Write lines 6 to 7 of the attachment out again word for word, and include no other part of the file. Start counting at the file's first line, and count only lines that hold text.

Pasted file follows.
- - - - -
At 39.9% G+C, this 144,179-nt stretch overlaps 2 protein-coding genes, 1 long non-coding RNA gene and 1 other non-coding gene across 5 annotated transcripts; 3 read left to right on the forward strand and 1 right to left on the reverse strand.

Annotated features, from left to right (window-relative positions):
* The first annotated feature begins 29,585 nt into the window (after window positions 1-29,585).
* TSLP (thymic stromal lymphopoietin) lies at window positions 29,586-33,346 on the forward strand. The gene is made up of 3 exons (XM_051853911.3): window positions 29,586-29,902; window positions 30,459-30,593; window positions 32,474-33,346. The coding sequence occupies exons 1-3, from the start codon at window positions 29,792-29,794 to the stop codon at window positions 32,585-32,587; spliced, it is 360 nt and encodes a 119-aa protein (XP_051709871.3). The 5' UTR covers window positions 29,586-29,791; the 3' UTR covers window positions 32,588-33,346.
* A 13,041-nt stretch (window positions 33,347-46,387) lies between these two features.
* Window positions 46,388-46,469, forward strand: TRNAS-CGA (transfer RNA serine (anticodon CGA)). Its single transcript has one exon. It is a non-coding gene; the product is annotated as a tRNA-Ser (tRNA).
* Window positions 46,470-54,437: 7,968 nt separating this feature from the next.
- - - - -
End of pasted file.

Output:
* Window positions 46,388-46,469, forward strand: TRNAS-CGA (transfer RNA serine (anticodon CGA)). Its single transcript has one exon. It is a non-coding gene; the product is annotated as a tRNA-Ser (tRNA).
* Window positions 46,470-54,437: 7,968 nt separating this feature from the next.